Youth – potentially kingmakers in the next election
By Carol Butcher –
The recent municipal elections had millions of South Africans glued to their television screens. While the shift in electoral support in Johannesburg, Tshwane, and Nelson Mandela Bay was spellbinding, perhaps even more intriguing is the fact that eight million South Africans, who were eligible to vote, did not cast their vote.
Placed in context, eight million people would fill the FNB stadium 84.4 times. Expressed differently, the combined population of Johannesburg, Tshwane and Port Elizabeth is around 8.6 million.
I struck up conversations with three women a few days before the election. Two were caregivers and the third was a cashier at a retail outlet. Two of the women fell into the youth category – the first was in her early twenties, the second in her early thirties. The third lady was in her early forties.
The cashier, who was the youngest in the group, glanced at the newspaper headlines – the article was about corruption. She rung up the newspaper, pointed at the article and said: “I’m not voting in the election.” I suspect her decision was not based solely on perceptions around corruption but was also motivated by a lack of opportunity. She was a young person with a great deal of potential, a go-getter.
The caregiver in her early thirties told me that she was not voting on two separate occasions: “Government won’t give me a permanent job so I won’t vote.” Her ambition is to become a nursing sister. She has applied unsuccessfully to get onto a training programme offered by one of the private hospital groups. She cannot afford to study through a private nursing college. Although she is not the sole breadwinner, her family cannot survive on her husband’s salary. She is bitter because she seems unable to achieve her dream.
The third lady is a mother of four. Her children are aged between 4 and 26. She is a single parent, the sole breadwinner, and works one day a week. She has been trying to find full-time employment since the beginning of the year. Her son studied mechanical engineering at a TVET college. He recently wrote his final exam. He desperately needs employment to complete the practical component of his mechanical engineering qualification. The family desperately needs a second income. “Can you please help me find him a job?” she implored.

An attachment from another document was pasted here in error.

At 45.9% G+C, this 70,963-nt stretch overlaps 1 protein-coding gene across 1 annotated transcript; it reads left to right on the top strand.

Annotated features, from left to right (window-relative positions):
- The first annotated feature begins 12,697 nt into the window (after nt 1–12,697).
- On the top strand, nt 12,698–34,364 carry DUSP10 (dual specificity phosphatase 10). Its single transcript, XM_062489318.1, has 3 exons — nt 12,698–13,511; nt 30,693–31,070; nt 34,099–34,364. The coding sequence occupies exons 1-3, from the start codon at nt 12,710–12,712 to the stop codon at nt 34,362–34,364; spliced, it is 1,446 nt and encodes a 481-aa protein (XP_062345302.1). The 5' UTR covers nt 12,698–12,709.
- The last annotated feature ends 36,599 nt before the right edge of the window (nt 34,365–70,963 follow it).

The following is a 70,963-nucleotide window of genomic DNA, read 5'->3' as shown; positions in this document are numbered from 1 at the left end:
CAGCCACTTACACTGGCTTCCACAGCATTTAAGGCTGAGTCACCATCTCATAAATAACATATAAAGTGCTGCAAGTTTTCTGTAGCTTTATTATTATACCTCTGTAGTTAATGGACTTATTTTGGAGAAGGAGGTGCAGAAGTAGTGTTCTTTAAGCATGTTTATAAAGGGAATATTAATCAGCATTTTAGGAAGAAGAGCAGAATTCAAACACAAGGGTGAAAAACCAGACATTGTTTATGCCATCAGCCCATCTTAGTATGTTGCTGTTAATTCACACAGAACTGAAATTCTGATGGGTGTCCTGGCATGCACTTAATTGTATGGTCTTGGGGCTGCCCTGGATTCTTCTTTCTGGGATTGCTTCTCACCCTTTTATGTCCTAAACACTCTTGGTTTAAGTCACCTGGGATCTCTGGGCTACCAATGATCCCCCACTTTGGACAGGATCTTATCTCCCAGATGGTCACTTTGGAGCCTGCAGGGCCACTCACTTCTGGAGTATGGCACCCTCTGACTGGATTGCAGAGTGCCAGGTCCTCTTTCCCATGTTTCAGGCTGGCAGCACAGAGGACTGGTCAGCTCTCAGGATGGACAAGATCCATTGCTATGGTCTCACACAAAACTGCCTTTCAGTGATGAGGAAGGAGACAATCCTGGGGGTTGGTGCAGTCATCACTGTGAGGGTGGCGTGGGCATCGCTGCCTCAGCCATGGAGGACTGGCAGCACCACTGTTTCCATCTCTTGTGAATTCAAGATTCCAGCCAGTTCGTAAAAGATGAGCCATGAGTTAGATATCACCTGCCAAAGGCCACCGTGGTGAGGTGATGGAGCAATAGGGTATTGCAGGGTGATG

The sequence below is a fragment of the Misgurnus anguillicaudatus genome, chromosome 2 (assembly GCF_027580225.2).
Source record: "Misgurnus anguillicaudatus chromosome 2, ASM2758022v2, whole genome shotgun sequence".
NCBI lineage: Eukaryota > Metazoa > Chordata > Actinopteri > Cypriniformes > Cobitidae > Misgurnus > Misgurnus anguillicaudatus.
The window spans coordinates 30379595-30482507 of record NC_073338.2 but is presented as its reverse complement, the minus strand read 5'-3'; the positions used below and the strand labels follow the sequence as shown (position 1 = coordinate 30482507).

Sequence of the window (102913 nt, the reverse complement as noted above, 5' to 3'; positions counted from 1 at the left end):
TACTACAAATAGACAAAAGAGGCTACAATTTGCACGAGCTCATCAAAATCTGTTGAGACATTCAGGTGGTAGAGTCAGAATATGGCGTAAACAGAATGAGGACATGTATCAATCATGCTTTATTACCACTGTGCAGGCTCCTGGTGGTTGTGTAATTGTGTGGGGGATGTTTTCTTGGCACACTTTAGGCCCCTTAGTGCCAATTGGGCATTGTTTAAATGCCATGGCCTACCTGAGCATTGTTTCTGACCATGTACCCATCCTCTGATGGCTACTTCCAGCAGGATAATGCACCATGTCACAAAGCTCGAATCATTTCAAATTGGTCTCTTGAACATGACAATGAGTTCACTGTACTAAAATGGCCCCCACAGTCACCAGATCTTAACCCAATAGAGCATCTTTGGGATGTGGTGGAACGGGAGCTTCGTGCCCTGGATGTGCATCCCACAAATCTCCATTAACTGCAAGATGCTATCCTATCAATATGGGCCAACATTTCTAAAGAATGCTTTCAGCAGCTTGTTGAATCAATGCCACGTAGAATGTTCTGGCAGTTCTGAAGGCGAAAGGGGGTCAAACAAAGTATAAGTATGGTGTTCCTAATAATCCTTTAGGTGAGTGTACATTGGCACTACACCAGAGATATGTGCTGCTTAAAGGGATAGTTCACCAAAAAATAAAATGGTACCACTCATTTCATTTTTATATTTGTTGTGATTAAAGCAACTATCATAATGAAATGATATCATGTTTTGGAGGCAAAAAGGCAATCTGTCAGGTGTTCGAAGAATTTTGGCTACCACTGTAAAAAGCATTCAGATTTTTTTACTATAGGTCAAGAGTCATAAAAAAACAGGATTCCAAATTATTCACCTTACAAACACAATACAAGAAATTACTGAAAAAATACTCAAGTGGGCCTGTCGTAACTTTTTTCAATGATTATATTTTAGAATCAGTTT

Two of the ladies were among the eight million South Africans, who registered their dissatisfaction with the current status quo by not voting. The third lady voted. The only reason I know this is she had a tell-tale marking on the fingernail of her left thumb. I do not know who she voted for. However, I do know she voted in Mogale City, which saw ANC support dip to below 50% for the first time.
Now that the dust has settled, the ANC, the DA, the EFF, and the various coalitions that have been created, need to focus on delivering on their election promises, but can they deliver on their election promises of jobs? Realistically, the challenge is too big for government to tackle on its own.
If government undertook to provide employment for 10% of the 3, 4 million NEETs (Not in education, employment or training) and 10% of the 600 000 unemployed TVET and university graduates, it could create employment or opportunities for 400 000 young South Africans.
If 800 000 companies each created an opportunity for one young South African, a further 800 000 young people could be employed. If each of the estimated 85 000 NGOs in the country, undertook to do the same, opportunities created for an additional 85 000 young South Africans. Collectively, these initiatives could create employment for, or increase the employability of 1 285 000 young South Africans.
Will the ANC, the DA, the EFF, and the various coalitions get the buy-in from government departments, business, and NGOs to create employment and much-needed opportunities for the youth? Perhaps, one of the first questions we need to ask is: “What incentives need to be put in place to ensure that job creation and the creation of opportunities for the youth becomes a compelling value proposition for all stakeholders?”
The youth are potentially kingmakers in the next election. Creating employment and other opportunities would provide the youth with a compelling reason to vote; this could tilt the balance of power in closely contested constituencies in the national elections in 2019.